“I have to take a mare over to Fred’s this afternoon. I’ll get back to you.”
Conscientious health care is apparent for the half-dozen Quarter Horse mares set to foal this spring at Teagarden Quarter Horses.
“Dr. Fred Gardiner has handled the breeding and followed our mares through gestation and foaling for many years. He’s the best there is,” John Teagarden declared.
At their ranch near LaCygne in Linn County, Teagarden and his wife Candy produce Quarter Horses demanded throughout the country.
“While several horses excel in barrel racing, all of our horses have good dispositions with proven all-around ability,” Teagarden insisted.
A most conscientious student of horse breeding, Teagarden has judged horses across the Midwest. Now, pedigrees and lineage of Quarter Horses since the breed’s beginning flow freely in Teagarden’s every conversation.
Indicative of performance ability, a horse’s pedigree is just one ingredient in success, according to the horseman.
Recognizing a horse must be structurally sound with working conformation, Teagarden acknowledged importance of temperament and handling.
“It’s nearly impossible to get the best performance out of a horse that’s difficult to get along with,” he affirmed. “We breed for kind dispositions and start working with our foals within minutes after they’re born. They never forget that positive first experience.”
Today’s breeding dates to the 1980s with two distinct foundation Quarter Horse mare lines. “Our horses are all out of daughters and granddaughters of those first good mares,” he noted.
“Several mares were purchased as two-year-olds from Francis Bliss at Longton,” Teagarden said. “The King, Leo and Te-N-Te bred mares were 4-H projects for our daughters Dana and Amy.”
The second mare line comes from Boston Jenny Lee, product of Don Fritzler’s breeding program at Hansen. She was purchased by the Teagardens as a three-year-old in 1986 for their youngest daughter Leigh.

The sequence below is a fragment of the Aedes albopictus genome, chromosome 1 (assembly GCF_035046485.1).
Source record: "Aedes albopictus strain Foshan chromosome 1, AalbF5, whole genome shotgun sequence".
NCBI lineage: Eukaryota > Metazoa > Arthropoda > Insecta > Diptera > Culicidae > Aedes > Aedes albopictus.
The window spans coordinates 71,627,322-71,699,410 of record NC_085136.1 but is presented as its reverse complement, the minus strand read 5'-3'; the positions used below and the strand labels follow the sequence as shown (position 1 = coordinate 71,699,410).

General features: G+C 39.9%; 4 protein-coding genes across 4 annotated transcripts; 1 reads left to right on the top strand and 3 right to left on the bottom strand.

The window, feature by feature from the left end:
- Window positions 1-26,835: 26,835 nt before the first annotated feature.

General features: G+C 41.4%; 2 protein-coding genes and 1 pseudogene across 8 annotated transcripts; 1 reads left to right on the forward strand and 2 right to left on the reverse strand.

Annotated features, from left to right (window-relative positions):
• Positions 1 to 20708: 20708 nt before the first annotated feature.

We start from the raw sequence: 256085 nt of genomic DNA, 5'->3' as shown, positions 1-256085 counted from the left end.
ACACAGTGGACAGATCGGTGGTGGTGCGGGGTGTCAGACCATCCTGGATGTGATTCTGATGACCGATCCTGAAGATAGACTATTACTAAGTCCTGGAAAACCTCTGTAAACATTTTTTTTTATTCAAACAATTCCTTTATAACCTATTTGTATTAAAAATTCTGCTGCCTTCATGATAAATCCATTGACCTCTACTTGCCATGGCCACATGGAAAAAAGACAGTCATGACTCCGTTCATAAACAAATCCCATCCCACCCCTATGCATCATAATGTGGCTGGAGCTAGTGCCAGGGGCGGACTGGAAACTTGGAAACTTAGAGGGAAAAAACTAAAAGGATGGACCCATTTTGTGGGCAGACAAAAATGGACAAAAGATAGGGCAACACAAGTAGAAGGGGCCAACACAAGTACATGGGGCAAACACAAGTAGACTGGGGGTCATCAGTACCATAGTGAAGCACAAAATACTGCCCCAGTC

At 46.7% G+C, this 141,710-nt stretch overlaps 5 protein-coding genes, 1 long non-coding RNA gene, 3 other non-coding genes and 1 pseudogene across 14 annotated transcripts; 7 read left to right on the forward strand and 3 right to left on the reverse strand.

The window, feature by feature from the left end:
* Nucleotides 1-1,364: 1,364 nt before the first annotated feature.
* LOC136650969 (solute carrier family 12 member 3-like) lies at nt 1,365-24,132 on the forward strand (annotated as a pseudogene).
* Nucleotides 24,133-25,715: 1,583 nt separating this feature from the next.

Boston Jenny Lee was sired by Bar Y Sandy, American Quarter Horse Association (AQHA) champion. The mare was out of a daughter of Boston Mac, triple-A (AAA) race winner that was also a top halter horse.
“Both of these studs have a reputation for siring good minded performance horses,” Teagarden said.
“Leigh was 10-years-old when she and Jenny qualified for the Kansas State Fair 4-H Show in five events in 1987,” Teagarden remembered.
When the Teagardens’ daughters went off to college, their horse projects were put into production.
Jim and Sandy Lowe of Louisburg purchased Rare Jet Extremes as a four-year-old in 1998 and were standing him at stud. The AAA+ race horse retired sound to become an outstanding rope horse and barrel racing champion.
“Rare Jet Extremes was an attractive, good disposition horse and passed those traits on,” Teagarden said. “We bred our mares to Rare Jet Extremes for about ten years and kept a number of his daughters.” The stallion died last year.
“Our broodmare band is primarily daughters and granddaughters of Rare Jet Extremes. He worked real well on our Francis Bliss and Don Fritzler foundation bred mare lines,” Teagarden verified.
Quarter Horse breeding opportunities expanded with advent of shipping cooled semen in the mid-2000s. Teagarden Quarter Horses stepped right up with Dr. Gardner’s proficiency in scientific logistics of getting mares in foal.
“We selected what we considered the top barrel horse producers in the country to breed to our mares,” Teagarden said.
A number of foals have been sired by Firewaterontherocks, a son of Fire Water Flit. “He’s sired winners of more than a million dollars including National Finals Rodeo qualifiers,” Teagarden said.
Proven performers and producers Judge Cash by Dash For Cash and Slick By Design by Designer Red have also been used in recent years.
Mares with foals go to Dr. Gardiner’s veterinary facility at Garnett for cooled semen breeding. Once confirmed in foal, they go back to pasture with minimal handling of colts until weaning.
Teagarden Quarter Horses are on the market from weaning age forward. “We sell some younger horses, but there’s more demand for started two- and three-year-olds,” he said.
Through the years, Sam Gallaher, Welda; Cal Noyans, Melvern; Todd Wright, Ottawa, and now-retired Larry Spillman, Louisburg, have put the first 45-60 rides on Teagarden’s started prospects.
With their barrel racing influence, the horses have become proven winners. “We’ve sold horses into a number of states,” Teagarden said. “They have won and are continuing to win for their owners.”
Still, these are versatile horses. “Several ranches including our daughter Amy and her husband Matt Perrier at Dalebanks Angus Ranch, Eureka, along with their four children use these horses,” Teagarden credited.
“Brothers and sisters to their horses won barrel races for Tami Hoch, Kansas; Michelle Bogdonas, Illinois; and Danielle McCraw, North Carolina.
“I’m very pleased that similarly bred horses are working in the barrel arena, in working ranch situations or as safe, willing mounts for young riders,” Teagarden said.